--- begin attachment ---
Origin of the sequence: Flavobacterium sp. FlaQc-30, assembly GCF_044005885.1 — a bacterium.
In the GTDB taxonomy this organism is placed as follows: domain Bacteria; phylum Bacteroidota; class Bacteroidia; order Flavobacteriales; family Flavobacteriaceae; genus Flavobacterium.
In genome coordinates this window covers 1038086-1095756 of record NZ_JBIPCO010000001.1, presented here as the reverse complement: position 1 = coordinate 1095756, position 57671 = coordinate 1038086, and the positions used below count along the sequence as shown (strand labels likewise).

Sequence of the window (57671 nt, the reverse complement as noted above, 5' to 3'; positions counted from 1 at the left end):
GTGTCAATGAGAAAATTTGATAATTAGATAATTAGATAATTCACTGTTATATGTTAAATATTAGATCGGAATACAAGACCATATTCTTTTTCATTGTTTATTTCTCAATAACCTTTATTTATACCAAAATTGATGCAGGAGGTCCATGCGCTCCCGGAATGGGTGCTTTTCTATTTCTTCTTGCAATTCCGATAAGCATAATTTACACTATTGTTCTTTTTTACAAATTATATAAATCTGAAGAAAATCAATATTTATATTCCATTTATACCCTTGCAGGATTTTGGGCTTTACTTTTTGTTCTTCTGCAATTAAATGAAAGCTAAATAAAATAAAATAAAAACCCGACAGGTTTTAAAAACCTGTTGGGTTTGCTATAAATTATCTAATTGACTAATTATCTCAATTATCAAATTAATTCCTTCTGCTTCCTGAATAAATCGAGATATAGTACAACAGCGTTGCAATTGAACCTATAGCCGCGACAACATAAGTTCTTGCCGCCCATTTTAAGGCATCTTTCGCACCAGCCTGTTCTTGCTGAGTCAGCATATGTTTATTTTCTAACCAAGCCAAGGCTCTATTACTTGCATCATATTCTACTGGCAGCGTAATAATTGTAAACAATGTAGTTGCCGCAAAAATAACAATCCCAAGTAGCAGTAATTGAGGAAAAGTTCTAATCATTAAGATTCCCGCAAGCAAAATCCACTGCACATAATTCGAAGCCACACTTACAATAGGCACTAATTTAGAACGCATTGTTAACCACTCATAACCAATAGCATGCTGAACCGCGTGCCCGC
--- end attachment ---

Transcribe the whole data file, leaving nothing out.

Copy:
Origin of the sequence: Flavobacterium sp. FlaQc-30, assembly GCF_044005885.1 — a bacterium.
In the GTDB taxonomy this organism is placed as follows: domain Bacteria; phylum Bacteroidota; class Bacteroidia; order Flavobacteriales; family Flavobacteriaceae; genus Flavobacterium.
In genome coordinates this window covers 1038086-1095756 of record NZ_JBIPCO010000001.1, presented here as the reverse complement: position 1 = coordinate 1095756, position 57671 = coordinate 1038086, and the positions used below count along the sequence as shown (strand labels likewise).

Sequence of the window (57671 nt, the reverse complement as noted above, 5' to 3'; positions counted from 1 at the left end):
GTGTCAATGAGAAAATTTGATAATTAGATAATTAGATAATTCACTGTTATATGTTAAATATTAGATCGGAATACAAGACCATATTCTTTTTCATTGTTTATTTCTCAATAACCTTTATTTATACCAAAATTGATGCAGGAGGTCCATGCGCTCCCGGAATGGGTGCTTTTCTATTTCTTCTTGCAATTCCGATAAGCATAATTTACACTATTGTTCTTTTTTACAAATTATATAAATCTGAAGAAAATCAATATTTATATTCCATTTATACCCTTGCAGGATTTTGGGCTTTACTTTTTGTTCTTCTGCAATTAAATGAAAGCTAAATAAAATAAAATAAAAACCCGACAGGTTTTAAAAACCTGTTGGGTTTGCTATAAATTATCTAATTGACTAATTATCTCAATTATCAAATTAATTCCTTCTGCTTCCTGAATAAATCGAGATATAGTACAACAGCGTTGCAATTGAACCTATAGCCGCGACAACATAAGTTCTTGCCGCCCATTTTAAGGCATCTTTCGCACCAGCCTGTTCTTGCTGAGTCAGCATATGTTTATTTTCTAACCAAGCCAAGGCTCTATTACTTGCATCATATTCTACTGGCAGCGTAATAATTGTAAACAATGTAGTTGCCGCAAAAATAACAATCCCAAGTAGCAGTAATTGAGGAAAAGTTCTAATCATTAAGATTCCCGCAAGCAAAATCCACTGCACATAATTCGAAGCCACACTTACAATAGGCACTAATTTAGAACGCATTGTTAACCACTCATAACCAATAGCATGCTGAACCGCGTGCCCGC